FIVE QUESTIONS: RYAN CARNES OF “THE PHANTOM”
Beginning in February 1936 — three years before Batman went on the prowl for the first time — young readers across the nation thrilled to the comic-strip adventures of a different masked mystery man: The Phantom. The character created by Lee Falk is considered by many to be a key stepping-stone in the early evolutionary path of the American superhero (he is believed to be the first fictional crime fighter to wear a skin-tight costume, for instance). Now he’s back but in a fashion that the late Falk might not have recognized. On Sunday, SyFy airs a revival of “The Phantom” in the form of a four-hour mini-series. I caught up with the star, Ryan Carnes, for this edition of Five Questions. — Geoff Boucher
GB: How did you find yourself in this role? And is it a character that you knew at all? The Phantom is not a character that many young people today even know about — although I suppose you could look at that as an opportunity for discovery.
RC: I came to the project with the process just like I usually go through, I got an audition appointment and I received the script. Actually, you know, I almost didn’t go on the appointment because I had had food poisoning. I had just got out of the hospital the night before. I liked the character a lot, so I went anyway…. A week after that, I found out I got the the part. And to be honest, I wasn’t very familiar with the character myself. Before the audition I looked it up and found out about the guy and the history. I did my due diligence.
But I think you’re right that people don’t know the character that well. When I got the part and told my friends about it they would get this look on their face, like they think they’ve heard of it but they’re’ not sure really. I even had a few people say to me, “Oh, the ‘Phantom of the Opera’ and I said, “Uh, no, not the Andrew Lloyd Webber thing.” Maybe there is an advantage to that, maybe not. I do know that among the fans who are out there, the avid fans of the comic, there is definitely very little room for forgiveness where they’re concerned. Maybe they’ll watch and then get on the internet and say how much they hate it — but at least they’ll be watching it.
GB: One of the interesting aspects of The Phantom is he is part or a long line of fathers and sons who have inherited the job — in other words, the mythology of the character is that the costume and the duty pass on through generations. Tell us a bit about this new Phantom — how did you frame him in your mind?
RC: This character is a departure from the previous Phantoms, like the Billy Zane character in the movie in the 1990s. The producers and the writers decided to make this character much younger. He’s a law student.He’s very much an ordinary, average kid but he has extraordinary powers that he has not realized and an extraordinary lineage and future. His life gets turned upside down. He’s about to graduate from law school and he finds out his parents are not who he thought they were. He is destined for greatness, should he accept that role. That was what so attractive about the character, as an actor; this is a guy that really gets to go on a journey. He goes from being a boy to being a man. He goes from zero to 100.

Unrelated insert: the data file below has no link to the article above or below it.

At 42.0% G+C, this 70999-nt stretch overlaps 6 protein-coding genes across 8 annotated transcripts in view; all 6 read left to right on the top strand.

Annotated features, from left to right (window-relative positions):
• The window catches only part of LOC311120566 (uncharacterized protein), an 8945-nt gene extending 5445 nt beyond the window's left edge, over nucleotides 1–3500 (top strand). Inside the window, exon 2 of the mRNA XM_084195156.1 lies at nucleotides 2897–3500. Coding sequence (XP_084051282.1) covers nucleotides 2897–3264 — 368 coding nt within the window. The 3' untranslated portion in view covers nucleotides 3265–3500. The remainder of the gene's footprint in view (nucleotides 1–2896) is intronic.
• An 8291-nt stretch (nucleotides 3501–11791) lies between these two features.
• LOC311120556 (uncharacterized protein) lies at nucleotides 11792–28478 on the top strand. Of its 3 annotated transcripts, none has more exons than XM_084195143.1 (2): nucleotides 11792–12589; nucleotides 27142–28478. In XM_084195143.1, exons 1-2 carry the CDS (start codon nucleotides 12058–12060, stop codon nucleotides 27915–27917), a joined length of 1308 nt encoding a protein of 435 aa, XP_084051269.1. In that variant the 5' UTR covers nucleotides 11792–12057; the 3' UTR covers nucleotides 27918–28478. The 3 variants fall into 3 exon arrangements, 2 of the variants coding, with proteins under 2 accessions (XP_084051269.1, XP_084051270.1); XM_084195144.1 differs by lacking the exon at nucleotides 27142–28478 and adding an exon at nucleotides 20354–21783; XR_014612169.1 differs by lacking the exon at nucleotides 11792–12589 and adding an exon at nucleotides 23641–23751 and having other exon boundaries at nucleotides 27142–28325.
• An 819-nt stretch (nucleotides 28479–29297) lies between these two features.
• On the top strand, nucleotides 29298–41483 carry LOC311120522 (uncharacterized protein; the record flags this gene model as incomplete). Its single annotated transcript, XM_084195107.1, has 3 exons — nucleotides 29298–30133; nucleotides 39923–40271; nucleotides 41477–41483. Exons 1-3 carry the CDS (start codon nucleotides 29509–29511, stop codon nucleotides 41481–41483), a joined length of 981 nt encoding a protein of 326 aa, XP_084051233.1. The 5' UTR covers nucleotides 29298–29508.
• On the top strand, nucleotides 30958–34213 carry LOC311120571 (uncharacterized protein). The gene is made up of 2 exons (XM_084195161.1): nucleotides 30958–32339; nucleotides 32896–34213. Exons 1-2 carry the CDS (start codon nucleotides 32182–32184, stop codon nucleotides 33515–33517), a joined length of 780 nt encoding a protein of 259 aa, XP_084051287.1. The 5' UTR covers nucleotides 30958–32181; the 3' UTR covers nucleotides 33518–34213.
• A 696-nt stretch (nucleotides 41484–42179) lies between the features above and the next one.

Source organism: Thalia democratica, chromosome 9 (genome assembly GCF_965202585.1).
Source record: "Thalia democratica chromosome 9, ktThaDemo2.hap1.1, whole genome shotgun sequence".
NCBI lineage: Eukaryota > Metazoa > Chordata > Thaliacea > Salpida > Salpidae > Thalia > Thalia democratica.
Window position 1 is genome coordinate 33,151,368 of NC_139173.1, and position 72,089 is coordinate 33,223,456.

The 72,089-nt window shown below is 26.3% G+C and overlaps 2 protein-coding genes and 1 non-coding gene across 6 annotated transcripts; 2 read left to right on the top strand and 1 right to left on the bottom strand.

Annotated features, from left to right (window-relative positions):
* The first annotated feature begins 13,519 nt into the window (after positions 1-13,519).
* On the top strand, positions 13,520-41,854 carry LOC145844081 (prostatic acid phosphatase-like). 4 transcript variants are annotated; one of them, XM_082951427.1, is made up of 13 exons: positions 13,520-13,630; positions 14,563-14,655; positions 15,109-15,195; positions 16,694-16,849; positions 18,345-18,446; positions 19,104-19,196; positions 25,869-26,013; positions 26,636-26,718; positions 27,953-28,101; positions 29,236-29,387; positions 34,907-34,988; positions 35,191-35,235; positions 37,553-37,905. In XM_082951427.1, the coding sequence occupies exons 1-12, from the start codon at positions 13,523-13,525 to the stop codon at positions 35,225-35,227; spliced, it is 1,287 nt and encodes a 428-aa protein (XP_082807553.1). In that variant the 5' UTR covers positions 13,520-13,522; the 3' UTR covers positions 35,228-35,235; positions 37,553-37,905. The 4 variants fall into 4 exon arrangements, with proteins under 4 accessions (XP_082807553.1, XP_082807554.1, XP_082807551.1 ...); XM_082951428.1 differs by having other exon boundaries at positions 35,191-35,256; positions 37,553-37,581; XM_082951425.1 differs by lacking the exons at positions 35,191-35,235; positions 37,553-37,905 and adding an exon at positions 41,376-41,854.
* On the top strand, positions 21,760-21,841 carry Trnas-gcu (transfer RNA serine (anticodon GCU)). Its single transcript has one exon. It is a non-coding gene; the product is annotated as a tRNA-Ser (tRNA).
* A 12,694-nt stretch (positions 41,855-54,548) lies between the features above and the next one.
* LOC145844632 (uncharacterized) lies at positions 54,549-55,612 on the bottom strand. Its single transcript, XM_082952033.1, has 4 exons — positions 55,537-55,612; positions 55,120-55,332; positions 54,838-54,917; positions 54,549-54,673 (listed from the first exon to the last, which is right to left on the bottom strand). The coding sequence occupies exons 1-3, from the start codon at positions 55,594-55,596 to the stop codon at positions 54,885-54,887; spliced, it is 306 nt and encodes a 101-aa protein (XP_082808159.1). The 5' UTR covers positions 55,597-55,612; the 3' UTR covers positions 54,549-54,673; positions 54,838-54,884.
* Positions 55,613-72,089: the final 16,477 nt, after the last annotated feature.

GB: What did you add to the character that wasn’t there on the pages of the script?
RC: There was a lot there on the page to begin with, it was really well written. One thing I did do was look for all the different archetypes that were embodied within the character. As himself, Chris, the law student, there’s certain archetypes, and then as Kit, who then becomes The Phantom, there’s another set.
I tried to look for what his tragic flaw was. His relationship with his adoptive parents was something the director and I talked about a lot. They are not in it that much, but they are so crucial to the story, we looked for way to bring that relationship out and establish it.
I asked myself, too, What can I do as an actor in those scenes to show that this is my home and has been for 20 years, how can I show the feelings between the character and his mother, for instance, so when the big change comes and his life changes that people feel that it’s major.
GB: With any live-action adaptation of a traditional super-hero, the costume is the tricky part. Things that look good on the four-color page often don’t work on camera. You guys have gone in a new direction with the costume. Can you talk about that?
RC: Certainly one challenge is convincing the very avid fans to allow us to make a departure from the purple spandex and the stripes, the leotard. Obviously, a lot of people are upset with the choice of the costume. it was a big risk. The producer, the writers, all of us new it was a risk. But it was a calculated. We said “Let’s update this.” Another challenge for me was literally moving in the costume; it was very tight, very constricting and in the beginning very unforgiving. It would have been easier to move much more freely in the purple spandex! But all of that changed over time. It got broken in.
Wearing that suit, allowed me to go “Oh, okay now I’m the Phantom. Now I am a superhero.” It changed the way I walked, it changed the way I carried myself. For acting, the costumes, from the feet up, are so important. It really allows you to step into a character. There’s power in that costume.
— Geoff Boucher
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